I read blogs daily, and bookmark a lot of links for you guys, but don’t always manage to write about everything. So this week I’m going to try a little links roundup… in case you missed it.
First up, Fatly Yours, about the idea that size-acceptance blogs are just “fat people sitting around making excuses”:
I won’t say that ALL fat people in ALL cases are healthy. I won’t say that NO ONE can EVER benefit from losing weight. I won’t say that NO ONE can EVER succeed with their diet goals. The truth is always more complex than that. It doesn’t benefit anyone to make generalizations. This also means that your generalizations won’t convince or silence me.
The old cliché that fat people make excuses and justify their actions is very untrue. Everyone who gains weight or thinks they’re “fat” will first and foremost blame themselves, not other people or society. We’ve been socially conditioned to believe that fat is our own fault, and since there are no socially acceptable excuses, there’s really not much you can do there… The truth is, fat people are expected to say this: I AM FAT BECAUSE I AM LAZY AND GREEDY. I NEVER EXERCISE, AND I EAT TOO MUCH BAD FOOD. I SIMPLY HAVE NO WILLPOWER. PLEASE FORGIVE ME. If you say anything else, you’re just making excuses.
Next we have The Rotund on fat characters (or the lack thereof) in science fiction:
If writers were writing in a vacuum, in a world where fat was a totally neutral feature, an individual writer’s choice to write only thin characters wouldn’t rate much attention. Because other writers would be writing fat characters. And characters of all shapes and sizes.
But, since writers do not produce fiction in a vacuum, I think it is reasonable to assume they are writing thin characters for the same reason trolls come here and leave boring, trollish comments: They think fat people aren’t worth the space they take up. Thin people are the people with interesting stories. Thin people are the people that we want to be when we read.
You don’t have to use your fiction to tell fat jokes to reinforce that thin people are the only ones people care about. You just have to only ever write about thin people, as though thin people are the only normal people. Fat people, in fiction, are reserved to prove a point – generally a bad one.
Korto is my clear early favorite: “She is inspired by rich fabrics and textures and says her designs are intended for real, full-figured women.” Heck yeah! She also appears to be the fattest designer ever on the show. And she has fantastic hair. And if my eyes and memory do not deceive me, this is the first season that Bravo has featured two black women in the competition.
The carrot dangling before contestants on Project Runway is the opportunity and financial means to create their own fashion line. If we go by current estimates, some 60 percent of Americans are overweight or obese, according to continuously shifting government guidelines. Wouldn’t then the designer who designs clothes for a larger subset of the demographic thus have the best chance of success with their line? Here’s hoping Korto goes far in the competition. There are three billion women who could use some fashionable clothes.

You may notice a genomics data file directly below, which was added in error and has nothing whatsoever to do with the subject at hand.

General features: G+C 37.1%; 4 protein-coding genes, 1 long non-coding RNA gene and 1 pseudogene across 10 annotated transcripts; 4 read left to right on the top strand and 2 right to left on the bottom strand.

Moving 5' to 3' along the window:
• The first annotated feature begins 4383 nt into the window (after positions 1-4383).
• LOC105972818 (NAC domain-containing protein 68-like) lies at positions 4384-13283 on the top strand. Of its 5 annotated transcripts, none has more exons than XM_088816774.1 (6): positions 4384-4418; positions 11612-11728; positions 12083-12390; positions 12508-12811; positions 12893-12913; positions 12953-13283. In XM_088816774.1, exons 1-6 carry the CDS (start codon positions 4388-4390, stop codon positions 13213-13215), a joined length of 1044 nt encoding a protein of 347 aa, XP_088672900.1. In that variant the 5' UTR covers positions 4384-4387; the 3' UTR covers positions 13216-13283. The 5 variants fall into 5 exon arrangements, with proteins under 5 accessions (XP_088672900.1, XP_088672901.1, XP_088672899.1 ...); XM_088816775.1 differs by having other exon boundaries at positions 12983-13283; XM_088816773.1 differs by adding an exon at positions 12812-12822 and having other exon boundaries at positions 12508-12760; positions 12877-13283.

Kate Harding writes about one of my guilty pleasures, the reality show Legally Blonde the Musical: The Search for Elle Woods, and solves a mystery that I too had been wondering about.
If you watch the trailer for LBTM:TSFEW, henceforth to be known as LB, you will see a shot of the girls sitting around in their fairy princess loft, and one of them saying, “We all think you need to lose weight.” DRAMAZ! Ever since I saw that clip, I’ve been waiting to see it in context on the actual show, so I could blog about how fucking INSANE and sad and infuriating that statement was, given that all of these girls pretty much have to step twice to cast a shadow. They’re the finalists auditioning for the lead in a Broadway musical that’s not Hairspray — it ain’t exactly the Chub Club in that sparkly pink loft…
[Cast member Lauren explains in her blog]: I wasn’t saying that to anyone but myself… I was in the middle of a huge rant on why I refused to answer these questions… Sounded something like “I refuse to sit here and have you all tell me ‘We all think you need to lose weight.” Honestly, HOW STUPID is it to do this on a show directed towards young girls and teenagers. How is some 14 year old girl going to feel when she thinks she needs to throw up her food to be on Broadway? It was a repulsive idea, and I was broken hearted over it.
[R]ock the hell on, Lauren. Sorry I doubted you.
At height/weight check it was found that I weigh exactly the same as I did last year, which I frankly considered a victory of sorts. Because hey, I am getting old and I eat a lot of pizza. This is why I was surprised when the doctor pulled out her stupid cardboard wheel and announced that while my weight was still WITHIN THE “NORMAL” RANGE, fifteen pounds lighter would be “more ideal.”
ME: Really? Because last year I weighed the same, and you told me to lose ten pounds. Not fifteen.
DOCTOR [stammering, consulting her doohickey again]: Well, ten, fifteen, somewhere in there…
ME: Yeah. Anyway.
DOCTOR: Your weight is still in the normal range, it’s just thought that a healthier weight would be more like…
ME [interrupting]: I’ve got my eye on you. I had better not come in next time and hear that it would be awesome if I weighed eighty-five pounds.
Posted by mo pie